Attorney General Jeff Sessions on Thursday said that President Trump's administration "never really intended" to separate migrant families who cross the border without documentation.
Sessions told CBN News that he didn't feel he took "an extreme position," and defended his use of the Bible to justify detaining children away from their parents for an indefinite period of time. Sessions was criticized after he quoted scripture to explain why the family separations were absolutely necessary, saying the separations were simply a matter of enforcing the law, which the Bible condones.
"It hasn't been good and the American people don't like the idea that we are separating families,” Sessions said on CBN. "We never really intended to do that. What we intended to do, was to make sure that adults who bring children into the country are charged with the crime they have committed."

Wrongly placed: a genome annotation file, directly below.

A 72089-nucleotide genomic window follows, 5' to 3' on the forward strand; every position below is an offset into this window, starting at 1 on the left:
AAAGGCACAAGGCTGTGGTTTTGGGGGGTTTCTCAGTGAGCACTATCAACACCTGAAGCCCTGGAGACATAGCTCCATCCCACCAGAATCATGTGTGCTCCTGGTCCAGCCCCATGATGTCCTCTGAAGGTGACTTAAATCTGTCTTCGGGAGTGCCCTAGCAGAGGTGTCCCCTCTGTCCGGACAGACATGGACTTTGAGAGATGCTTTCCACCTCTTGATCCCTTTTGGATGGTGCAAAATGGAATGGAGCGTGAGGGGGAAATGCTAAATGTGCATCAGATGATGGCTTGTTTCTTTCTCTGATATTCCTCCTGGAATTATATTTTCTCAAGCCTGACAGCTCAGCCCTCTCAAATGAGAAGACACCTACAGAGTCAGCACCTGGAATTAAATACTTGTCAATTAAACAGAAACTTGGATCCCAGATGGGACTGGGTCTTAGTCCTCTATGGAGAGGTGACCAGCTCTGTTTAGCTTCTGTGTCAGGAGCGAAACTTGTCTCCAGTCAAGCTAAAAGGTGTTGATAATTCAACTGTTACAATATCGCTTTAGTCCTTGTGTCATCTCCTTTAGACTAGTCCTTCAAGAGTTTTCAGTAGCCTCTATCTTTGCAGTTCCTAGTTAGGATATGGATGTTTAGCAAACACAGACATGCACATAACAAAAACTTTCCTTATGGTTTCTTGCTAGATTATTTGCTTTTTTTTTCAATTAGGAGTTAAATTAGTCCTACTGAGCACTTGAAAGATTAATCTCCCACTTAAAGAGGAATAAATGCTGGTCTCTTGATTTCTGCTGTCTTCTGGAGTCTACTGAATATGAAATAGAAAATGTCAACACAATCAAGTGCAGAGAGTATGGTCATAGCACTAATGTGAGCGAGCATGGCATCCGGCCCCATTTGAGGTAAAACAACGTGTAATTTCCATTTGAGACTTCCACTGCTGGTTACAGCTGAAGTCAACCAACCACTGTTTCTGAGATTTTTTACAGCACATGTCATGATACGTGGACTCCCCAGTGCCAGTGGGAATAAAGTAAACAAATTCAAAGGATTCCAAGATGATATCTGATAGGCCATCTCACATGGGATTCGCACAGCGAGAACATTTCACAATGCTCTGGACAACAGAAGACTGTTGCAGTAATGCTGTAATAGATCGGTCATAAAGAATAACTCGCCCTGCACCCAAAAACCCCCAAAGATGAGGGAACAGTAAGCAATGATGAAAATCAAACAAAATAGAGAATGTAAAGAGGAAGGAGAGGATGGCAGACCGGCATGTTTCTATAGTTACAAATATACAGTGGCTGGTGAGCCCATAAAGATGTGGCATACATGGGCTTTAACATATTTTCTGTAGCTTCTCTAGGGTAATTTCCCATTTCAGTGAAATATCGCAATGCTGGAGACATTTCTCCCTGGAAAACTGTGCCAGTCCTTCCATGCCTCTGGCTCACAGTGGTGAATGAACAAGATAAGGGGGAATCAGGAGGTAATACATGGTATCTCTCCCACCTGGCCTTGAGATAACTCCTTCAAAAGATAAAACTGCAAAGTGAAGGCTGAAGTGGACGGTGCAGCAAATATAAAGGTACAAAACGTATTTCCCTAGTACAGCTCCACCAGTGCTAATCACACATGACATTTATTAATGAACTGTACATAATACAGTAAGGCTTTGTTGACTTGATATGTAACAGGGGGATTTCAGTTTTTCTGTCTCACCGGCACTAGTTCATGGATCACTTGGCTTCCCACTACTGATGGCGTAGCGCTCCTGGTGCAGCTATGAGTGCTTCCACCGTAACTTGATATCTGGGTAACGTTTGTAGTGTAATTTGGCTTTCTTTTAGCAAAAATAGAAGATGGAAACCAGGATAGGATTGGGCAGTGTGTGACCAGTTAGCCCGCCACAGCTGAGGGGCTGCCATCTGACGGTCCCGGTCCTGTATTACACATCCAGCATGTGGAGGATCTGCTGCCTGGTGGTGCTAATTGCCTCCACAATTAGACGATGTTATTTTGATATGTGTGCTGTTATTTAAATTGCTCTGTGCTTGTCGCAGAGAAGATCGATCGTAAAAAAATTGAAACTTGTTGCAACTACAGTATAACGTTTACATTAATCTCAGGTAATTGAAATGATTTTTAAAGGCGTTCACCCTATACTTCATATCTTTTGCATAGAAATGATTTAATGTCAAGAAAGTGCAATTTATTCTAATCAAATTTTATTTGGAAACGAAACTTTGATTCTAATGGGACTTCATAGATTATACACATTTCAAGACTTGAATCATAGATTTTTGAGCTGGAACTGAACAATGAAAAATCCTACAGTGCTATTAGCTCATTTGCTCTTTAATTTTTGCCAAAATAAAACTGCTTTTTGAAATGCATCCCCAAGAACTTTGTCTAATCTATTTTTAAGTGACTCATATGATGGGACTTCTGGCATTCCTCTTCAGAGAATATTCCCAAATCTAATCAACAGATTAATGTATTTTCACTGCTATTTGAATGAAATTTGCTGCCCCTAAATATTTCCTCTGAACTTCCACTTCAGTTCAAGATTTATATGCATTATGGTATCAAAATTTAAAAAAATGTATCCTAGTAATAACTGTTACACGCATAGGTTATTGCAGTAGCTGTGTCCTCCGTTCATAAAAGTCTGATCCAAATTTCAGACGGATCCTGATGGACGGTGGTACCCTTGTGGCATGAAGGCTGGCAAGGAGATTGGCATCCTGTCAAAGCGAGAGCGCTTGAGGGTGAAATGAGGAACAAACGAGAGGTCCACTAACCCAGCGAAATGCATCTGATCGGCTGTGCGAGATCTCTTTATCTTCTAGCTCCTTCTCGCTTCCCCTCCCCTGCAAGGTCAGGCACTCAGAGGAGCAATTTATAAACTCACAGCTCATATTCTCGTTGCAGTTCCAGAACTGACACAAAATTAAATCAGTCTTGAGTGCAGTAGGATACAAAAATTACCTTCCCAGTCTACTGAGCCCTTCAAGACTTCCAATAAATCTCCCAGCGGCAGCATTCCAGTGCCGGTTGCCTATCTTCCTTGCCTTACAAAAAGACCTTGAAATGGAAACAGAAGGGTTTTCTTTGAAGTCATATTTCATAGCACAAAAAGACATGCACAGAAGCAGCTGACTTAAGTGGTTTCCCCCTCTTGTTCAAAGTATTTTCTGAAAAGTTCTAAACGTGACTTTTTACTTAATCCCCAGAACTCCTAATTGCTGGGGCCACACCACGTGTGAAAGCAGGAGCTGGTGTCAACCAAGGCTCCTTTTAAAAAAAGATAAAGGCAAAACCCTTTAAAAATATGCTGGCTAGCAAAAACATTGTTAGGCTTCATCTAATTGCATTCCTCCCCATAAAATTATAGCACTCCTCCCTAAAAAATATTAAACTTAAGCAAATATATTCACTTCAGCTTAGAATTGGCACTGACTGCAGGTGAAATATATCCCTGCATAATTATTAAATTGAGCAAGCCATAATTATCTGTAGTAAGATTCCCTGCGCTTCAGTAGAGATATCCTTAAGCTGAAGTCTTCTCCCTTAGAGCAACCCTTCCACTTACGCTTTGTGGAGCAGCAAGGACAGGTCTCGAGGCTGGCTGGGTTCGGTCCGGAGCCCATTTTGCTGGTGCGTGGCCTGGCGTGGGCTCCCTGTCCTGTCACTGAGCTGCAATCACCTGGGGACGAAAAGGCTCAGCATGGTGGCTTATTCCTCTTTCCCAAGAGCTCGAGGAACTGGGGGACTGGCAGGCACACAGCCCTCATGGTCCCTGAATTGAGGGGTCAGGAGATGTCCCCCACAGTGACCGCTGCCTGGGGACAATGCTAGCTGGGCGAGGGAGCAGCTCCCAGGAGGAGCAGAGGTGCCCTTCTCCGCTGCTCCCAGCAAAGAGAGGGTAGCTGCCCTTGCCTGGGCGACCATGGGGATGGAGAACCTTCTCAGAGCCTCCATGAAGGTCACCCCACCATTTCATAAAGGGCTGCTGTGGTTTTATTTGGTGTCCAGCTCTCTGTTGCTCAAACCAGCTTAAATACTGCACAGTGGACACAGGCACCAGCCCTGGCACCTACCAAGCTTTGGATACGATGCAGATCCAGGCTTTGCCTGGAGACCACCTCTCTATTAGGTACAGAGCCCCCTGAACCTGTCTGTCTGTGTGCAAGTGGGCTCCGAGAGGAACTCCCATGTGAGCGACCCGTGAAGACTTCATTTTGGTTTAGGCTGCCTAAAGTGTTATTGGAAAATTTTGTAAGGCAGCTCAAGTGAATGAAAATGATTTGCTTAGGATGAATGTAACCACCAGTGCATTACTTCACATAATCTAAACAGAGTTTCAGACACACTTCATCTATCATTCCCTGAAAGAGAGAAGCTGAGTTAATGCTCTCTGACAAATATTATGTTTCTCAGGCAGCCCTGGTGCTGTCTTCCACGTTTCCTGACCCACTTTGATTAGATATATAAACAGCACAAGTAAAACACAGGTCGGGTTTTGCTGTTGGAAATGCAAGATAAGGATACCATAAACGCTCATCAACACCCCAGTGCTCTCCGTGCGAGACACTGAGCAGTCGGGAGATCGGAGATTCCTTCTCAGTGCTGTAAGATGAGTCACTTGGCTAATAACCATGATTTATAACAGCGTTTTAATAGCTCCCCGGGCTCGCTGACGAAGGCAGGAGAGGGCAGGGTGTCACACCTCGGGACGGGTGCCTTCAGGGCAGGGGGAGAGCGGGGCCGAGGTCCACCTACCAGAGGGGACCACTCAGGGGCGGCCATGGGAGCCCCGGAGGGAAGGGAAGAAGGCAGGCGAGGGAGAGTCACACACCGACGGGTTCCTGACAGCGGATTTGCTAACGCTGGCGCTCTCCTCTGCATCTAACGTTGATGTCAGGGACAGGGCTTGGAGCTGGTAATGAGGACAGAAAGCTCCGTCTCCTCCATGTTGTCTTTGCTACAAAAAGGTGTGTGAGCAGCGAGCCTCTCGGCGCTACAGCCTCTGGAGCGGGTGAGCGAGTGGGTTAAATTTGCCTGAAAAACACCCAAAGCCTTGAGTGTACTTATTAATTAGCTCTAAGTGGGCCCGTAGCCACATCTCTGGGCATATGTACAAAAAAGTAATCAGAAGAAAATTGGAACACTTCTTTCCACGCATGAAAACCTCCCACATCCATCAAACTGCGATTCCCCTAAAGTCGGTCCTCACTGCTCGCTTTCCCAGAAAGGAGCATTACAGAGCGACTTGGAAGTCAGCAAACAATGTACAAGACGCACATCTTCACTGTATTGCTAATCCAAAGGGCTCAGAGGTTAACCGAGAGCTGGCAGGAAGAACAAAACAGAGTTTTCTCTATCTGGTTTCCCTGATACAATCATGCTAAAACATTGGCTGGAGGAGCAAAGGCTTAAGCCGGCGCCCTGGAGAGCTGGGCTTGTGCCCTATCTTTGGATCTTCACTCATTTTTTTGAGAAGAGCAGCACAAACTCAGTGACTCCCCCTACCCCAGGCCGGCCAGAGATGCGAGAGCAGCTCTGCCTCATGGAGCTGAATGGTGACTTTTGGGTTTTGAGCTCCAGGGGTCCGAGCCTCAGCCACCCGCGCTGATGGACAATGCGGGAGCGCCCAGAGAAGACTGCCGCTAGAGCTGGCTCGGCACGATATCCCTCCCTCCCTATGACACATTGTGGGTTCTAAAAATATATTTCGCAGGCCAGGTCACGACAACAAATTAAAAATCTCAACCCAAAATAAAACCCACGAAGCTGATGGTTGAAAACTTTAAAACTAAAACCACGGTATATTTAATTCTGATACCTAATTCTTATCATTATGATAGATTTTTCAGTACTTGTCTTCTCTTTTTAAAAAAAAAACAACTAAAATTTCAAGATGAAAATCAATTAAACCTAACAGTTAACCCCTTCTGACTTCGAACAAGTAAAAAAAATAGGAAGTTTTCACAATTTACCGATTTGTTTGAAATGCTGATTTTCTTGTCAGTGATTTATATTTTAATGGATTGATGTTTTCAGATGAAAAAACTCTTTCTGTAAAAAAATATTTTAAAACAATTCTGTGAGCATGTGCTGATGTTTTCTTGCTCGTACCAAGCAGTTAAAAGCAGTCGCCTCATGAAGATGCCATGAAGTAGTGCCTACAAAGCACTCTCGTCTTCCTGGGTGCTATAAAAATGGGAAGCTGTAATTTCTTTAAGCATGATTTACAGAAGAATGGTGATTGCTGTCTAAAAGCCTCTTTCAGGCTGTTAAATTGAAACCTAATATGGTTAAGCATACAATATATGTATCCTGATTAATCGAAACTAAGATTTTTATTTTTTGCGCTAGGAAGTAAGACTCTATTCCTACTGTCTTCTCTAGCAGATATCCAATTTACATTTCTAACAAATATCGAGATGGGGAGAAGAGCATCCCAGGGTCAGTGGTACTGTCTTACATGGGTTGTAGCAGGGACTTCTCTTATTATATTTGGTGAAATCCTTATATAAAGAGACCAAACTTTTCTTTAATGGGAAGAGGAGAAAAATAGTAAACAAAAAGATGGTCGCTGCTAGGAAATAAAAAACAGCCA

When Sessions first announced the zero-tolerance policy last month that would prosecute every adult who crossed the border illegally, he previewed the family separations. "If you are smuggling a child, then we will prosecute you and that child may be separated from you as required by law," he said in May. He later stood by his statements, saying that "it is very biblical to enforce the law."
He additionally defended the administration's current hard-line immigration policies, which will continue to detain families together rather than separate children. "It's not indefinite really," Sessions said of the detentions, "because we can't hold and we will not be holding people for extended periods of time awaiting a hearing on asylum." Read more from the interview at CBN News. Summer Meza